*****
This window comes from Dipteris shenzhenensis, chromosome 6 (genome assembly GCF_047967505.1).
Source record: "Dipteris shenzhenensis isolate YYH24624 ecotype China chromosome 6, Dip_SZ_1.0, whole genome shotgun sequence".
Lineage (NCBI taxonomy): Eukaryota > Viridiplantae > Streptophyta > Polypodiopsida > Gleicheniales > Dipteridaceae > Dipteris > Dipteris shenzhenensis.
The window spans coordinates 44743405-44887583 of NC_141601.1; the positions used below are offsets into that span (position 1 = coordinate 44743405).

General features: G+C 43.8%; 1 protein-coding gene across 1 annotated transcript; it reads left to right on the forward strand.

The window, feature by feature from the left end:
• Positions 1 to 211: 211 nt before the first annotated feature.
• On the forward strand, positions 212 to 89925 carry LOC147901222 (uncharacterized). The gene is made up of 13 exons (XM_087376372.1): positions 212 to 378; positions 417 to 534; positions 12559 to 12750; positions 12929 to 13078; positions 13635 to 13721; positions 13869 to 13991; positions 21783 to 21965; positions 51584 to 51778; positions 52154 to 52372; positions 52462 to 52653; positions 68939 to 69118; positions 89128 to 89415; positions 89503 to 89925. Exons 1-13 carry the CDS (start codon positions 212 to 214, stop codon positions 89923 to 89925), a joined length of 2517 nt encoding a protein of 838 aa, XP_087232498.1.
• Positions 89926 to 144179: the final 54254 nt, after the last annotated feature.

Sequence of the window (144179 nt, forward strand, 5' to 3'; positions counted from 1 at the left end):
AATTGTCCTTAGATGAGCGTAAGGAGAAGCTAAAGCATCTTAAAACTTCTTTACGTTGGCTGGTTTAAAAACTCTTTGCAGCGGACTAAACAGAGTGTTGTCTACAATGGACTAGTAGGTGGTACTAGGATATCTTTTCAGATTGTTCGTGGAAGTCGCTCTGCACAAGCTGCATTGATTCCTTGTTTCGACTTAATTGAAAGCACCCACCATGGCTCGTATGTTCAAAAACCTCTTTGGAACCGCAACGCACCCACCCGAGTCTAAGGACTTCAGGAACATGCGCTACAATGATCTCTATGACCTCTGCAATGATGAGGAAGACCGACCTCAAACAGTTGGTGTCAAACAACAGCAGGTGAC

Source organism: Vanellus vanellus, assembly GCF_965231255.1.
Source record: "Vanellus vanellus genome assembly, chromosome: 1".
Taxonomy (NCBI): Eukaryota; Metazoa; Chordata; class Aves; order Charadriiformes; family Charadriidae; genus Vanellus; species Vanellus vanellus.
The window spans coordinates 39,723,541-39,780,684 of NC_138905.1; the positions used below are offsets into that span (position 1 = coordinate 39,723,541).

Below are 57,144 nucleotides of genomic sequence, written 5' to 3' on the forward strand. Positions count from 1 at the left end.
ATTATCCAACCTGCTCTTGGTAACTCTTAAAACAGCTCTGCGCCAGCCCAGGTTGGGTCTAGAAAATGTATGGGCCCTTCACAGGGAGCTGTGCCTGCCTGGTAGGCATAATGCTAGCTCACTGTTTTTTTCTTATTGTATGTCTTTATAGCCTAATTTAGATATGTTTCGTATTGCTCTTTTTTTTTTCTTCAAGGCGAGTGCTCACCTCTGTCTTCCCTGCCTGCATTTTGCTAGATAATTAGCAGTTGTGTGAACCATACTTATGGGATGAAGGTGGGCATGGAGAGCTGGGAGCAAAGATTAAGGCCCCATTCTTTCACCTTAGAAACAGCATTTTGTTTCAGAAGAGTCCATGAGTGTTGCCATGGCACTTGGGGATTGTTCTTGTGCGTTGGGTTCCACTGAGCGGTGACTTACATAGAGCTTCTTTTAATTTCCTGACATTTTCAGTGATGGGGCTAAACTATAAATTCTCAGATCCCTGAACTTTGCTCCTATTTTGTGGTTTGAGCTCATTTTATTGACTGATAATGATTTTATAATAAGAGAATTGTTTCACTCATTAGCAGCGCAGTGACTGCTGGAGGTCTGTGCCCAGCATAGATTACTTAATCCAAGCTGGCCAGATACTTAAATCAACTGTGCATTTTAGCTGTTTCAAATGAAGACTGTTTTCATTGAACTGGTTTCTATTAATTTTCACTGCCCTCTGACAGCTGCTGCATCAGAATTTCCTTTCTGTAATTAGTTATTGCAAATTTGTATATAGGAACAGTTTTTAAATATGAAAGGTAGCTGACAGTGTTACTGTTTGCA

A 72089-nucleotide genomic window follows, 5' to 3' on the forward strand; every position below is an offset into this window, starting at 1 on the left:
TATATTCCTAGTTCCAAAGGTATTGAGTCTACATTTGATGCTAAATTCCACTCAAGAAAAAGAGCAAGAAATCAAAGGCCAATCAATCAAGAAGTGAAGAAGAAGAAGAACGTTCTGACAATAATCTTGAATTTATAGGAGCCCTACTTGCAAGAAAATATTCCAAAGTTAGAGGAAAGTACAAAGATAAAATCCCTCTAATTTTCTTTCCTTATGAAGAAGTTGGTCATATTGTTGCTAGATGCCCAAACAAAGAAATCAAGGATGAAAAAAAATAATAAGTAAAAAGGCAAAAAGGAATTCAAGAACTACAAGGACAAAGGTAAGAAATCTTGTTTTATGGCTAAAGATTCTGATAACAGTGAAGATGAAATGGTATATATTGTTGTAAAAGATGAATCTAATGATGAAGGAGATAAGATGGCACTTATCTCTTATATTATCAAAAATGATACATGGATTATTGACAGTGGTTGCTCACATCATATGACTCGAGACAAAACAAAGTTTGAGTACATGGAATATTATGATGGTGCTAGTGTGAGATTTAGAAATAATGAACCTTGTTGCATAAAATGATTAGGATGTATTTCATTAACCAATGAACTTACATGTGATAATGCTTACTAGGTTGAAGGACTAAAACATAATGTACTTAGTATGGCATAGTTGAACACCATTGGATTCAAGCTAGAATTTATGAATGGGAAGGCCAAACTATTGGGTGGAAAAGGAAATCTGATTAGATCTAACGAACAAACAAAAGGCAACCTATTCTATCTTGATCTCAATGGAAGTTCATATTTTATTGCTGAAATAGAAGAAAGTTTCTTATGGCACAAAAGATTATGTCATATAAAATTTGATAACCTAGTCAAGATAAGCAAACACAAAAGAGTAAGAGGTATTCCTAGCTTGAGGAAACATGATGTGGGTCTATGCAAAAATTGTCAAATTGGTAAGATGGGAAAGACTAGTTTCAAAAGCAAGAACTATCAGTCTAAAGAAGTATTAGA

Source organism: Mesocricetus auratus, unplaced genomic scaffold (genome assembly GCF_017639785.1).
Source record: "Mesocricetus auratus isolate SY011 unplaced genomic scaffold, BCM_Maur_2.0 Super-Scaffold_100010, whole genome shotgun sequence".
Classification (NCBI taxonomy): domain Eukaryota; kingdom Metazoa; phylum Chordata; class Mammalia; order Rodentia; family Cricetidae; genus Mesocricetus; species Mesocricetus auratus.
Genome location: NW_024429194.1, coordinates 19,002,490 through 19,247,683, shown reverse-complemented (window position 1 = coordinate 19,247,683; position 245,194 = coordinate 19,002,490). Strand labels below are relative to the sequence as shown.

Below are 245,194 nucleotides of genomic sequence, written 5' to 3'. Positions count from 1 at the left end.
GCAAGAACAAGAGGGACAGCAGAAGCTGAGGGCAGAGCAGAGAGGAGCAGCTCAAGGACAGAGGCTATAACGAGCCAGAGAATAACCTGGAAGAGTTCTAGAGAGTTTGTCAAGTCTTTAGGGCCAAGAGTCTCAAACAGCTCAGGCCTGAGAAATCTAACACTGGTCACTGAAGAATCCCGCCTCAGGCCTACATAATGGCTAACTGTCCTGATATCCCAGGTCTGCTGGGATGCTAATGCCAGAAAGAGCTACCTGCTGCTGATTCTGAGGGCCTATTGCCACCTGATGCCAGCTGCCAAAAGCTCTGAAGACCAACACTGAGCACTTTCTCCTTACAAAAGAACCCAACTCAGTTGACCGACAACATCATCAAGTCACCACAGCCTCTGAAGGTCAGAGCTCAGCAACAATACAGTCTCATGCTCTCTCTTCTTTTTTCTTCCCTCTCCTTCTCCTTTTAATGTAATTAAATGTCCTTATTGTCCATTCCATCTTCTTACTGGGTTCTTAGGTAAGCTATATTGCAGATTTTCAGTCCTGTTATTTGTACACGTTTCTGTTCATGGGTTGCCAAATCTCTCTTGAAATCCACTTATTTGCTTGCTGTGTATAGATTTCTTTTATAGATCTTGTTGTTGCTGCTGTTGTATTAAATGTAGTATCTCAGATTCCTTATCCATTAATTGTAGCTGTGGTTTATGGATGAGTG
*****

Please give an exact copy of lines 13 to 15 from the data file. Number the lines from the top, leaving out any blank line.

Source record: "Vanellus vanellus genome assembly, chromosome: 1".
Taxonomy (NCBI): Eukaryota; Metazoa; Chordata; class Aves; order Charadriiformes; family Charadriidae; genus Vanellus; species Vanellus vanellus.
The window spans coordinates 39,723,541-39,780,684 of NC_138905.1; the positions used below are offsets into that span (position 1 = coordinate 39,723,541).